A study showed that those who did not have a cat had a higher risk of having a heart attack and of dying from other heart diseases than those who have or have had a cat. For those without a previous history of heart attacks, taking statin medications results in less than 2 percent decrease in heart attack deaths.
How we treat high cholesterol is an example of how money drives medical decision making. Taking cholesterol medications decreased heart attacks by almost a third in those without angina or a previous heart attack, but taking statin medications did not significantly prevent death from heart disease. Taking a baby aspirin daily was even more effective than expensive statin medications.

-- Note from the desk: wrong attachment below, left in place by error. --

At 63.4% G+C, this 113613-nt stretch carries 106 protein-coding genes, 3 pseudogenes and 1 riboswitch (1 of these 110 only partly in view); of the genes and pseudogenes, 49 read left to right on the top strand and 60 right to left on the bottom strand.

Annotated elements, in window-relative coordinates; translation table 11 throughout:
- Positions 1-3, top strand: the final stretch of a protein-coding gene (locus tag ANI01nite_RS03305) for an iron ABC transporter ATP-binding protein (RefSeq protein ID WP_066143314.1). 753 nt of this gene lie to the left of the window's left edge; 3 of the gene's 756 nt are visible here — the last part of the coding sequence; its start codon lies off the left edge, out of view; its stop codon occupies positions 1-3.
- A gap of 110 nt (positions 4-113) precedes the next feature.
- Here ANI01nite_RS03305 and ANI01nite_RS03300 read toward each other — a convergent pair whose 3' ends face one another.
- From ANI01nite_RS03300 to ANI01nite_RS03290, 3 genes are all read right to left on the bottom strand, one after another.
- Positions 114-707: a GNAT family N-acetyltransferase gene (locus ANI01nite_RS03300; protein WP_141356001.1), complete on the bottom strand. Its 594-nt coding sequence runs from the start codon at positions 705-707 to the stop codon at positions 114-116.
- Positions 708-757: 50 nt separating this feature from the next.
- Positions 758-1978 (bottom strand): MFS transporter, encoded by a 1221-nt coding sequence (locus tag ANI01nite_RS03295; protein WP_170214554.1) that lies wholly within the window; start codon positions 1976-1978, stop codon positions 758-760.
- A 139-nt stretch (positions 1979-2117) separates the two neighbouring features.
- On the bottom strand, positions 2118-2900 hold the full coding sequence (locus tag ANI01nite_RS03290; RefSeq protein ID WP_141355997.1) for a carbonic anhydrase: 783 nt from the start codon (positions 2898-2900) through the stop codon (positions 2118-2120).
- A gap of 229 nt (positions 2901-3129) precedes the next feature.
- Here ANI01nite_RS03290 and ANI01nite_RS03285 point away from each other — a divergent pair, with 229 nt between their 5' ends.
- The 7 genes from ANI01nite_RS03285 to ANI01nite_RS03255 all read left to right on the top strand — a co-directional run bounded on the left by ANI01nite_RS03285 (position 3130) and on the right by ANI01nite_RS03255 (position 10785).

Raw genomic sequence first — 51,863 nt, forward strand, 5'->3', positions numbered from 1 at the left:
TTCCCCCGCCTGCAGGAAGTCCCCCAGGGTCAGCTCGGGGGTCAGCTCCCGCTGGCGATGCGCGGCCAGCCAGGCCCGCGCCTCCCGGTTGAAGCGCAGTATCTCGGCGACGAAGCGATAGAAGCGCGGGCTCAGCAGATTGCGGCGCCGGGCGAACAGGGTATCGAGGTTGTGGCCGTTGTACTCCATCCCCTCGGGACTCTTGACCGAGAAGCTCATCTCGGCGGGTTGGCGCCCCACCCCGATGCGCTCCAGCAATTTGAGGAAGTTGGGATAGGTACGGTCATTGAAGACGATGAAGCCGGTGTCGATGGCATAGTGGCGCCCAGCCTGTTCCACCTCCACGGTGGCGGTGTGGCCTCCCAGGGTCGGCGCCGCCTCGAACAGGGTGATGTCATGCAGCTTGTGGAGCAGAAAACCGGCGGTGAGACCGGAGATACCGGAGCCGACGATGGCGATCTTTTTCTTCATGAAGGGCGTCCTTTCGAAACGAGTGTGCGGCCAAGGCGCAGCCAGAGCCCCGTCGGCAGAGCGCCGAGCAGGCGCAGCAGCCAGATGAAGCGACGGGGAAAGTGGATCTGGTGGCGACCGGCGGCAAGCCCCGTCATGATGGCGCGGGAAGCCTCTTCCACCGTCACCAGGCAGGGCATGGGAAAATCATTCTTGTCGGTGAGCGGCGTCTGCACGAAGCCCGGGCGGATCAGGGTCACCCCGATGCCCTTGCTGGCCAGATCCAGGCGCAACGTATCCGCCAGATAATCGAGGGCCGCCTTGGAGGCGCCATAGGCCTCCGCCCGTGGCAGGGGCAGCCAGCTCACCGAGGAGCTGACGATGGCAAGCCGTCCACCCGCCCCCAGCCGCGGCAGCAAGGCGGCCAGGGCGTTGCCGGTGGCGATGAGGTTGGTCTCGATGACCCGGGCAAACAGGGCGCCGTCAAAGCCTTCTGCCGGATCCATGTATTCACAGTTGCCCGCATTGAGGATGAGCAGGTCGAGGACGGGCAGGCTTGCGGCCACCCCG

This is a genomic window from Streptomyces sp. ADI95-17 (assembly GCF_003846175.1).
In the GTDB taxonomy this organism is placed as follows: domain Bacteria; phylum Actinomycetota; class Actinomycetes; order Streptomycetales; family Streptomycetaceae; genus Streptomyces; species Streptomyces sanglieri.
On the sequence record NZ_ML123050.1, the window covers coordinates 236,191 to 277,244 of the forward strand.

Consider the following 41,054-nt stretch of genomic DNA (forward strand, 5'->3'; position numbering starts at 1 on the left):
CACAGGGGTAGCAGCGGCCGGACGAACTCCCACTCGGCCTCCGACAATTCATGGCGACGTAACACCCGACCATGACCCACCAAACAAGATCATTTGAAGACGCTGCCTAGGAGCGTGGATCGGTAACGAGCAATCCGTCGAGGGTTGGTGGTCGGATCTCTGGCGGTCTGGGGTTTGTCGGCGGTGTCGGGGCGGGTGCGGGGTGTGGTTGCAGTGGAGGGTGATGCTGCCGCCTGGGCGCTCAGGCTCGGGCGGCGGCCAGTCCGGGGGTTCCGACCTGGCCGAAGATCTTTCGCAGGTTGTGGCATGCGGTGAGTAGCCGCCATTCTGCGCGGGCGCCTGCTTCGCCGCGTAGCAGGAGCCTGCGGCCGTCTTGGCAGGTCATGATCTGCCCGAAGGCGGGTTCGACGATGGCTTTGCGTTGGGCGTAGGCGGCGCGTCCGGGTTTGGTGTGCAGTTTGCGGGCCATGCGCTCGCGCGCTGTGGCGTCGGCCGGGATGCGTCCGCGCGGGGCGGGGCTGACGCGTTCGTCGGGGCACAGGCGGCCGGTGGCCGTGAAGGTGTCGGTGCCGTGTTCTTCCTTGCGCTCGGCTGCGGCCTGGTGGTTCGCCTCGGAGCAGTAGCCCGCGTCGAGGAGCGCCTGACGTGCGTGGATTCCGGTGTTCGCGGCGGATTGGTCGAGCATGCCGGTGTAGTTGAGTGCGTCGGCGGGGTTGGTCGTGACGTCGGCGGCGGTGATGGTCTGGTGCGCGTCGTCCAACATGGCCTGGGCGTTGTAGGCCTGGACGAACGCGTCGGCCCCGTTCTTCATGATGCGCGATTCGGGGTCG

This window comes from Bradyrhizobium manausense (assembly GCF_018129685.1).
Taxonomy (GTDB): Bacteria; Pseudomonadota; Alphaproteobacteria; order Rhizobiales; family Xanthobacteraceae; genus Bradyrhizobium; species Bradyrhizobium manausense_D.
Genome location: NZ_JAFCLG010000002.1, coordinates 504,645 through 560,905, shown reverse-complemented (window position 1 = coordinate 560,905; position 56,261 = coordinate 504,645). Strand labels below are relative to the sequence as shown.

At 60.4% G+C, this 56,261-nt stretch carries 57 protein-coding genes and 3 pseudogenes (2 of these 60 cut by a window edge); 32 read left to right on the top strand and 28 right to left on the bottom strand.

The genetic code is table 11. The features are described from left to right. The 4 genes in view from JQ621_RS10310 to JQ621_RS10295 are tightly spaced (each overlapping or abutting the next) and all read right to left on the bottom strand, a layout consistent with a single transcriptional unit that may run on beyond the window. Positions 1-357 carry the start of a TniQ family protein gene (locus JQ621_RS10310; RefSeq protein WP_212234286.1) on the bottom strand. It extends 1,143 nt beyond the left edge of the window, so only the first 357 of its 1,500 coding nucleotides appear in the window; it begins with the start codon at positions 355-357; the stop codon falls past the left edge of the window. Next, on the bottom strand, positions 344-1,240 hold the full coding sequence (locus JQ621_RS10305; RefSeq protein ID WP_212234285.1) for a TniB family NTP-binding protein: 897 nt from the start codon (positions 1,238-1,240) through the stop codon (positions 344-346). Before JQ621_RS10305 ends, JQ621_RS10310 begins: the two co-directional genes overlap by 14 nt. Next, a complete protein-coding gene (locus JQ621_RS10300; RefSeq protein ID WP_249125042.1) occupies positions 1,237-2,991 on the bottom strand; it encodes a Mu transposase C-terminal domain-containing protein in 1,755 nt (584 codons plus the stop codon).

On the other hand, the news is much better for cat owners. A research study found that having a cat can reduce stress in people's lives, and consequently lowers the risk of having a heart attack or stroke or developing a heart disease.
The findings were based on a 10-year study, carried out by the researchers at the Stroke Research Center at the University of Minnesota. The study, which looked at 4,435 Americans ages 30 to 75, showed that those who did not have a cat had a 40 percent higher risk of having a heart attack and a 30 percent greater risk of dying from other heart diseases than those who have or have had a cat.
Unfortunately, in this study owning a dog did not have the same heart protective benefits.
Several studies have confirmed that owning a pet reduces stress, decreases blood pressure and cholesterol, and reduces risk of depression. This makes cats (and other natural alternatives) much safer, cheaper and more fun than cholesterol lowering medications.
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